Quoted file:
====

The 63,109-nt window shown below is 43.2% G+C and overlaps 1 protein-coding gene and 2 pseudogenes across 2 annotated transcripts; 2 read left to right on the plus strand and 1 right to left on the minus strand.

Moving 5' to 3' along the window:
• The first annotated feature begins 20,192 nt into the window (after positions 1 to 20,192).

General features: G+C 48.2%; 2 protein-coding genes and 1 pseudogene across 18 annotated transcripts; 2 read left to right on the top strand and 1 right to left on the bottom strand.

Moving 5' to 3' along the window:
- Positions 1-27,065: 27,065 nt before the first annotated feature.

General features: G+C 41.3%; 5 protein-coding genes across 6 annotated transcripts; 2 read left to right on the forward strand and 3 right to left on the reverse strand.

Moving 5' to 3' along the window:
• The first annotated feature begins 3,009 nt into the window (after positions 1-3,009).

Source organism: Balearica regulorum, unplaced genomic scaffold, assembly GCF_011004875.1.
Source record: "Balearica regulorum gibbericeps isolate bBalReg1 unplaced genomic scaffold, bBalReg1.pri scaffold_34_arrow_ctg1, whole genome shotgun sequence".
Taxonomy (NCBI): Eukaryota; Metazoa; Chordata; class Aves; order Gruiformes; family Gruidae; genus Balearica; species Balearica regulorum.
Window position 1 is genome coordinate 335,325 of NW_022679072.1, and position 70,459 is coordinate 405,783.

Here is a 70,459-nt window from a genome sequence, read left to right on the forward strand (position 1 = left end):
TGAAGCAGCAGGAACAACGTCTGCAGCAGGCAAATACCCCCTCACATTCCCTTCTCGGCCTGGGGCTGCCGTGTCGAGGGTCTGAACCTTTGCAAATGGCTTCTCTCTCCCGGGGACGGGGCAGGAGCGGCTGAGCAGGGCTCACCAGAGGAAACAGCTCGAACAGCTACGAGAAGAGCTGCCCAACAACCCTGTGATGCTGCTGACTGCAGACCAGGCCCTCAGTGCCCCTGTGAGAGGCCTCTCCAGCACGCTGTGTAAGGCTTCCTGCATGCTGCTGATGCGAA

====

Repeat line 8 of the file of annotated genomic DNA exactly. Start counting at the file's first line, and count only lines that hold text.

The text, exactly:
Moving 5' to 3' along the window: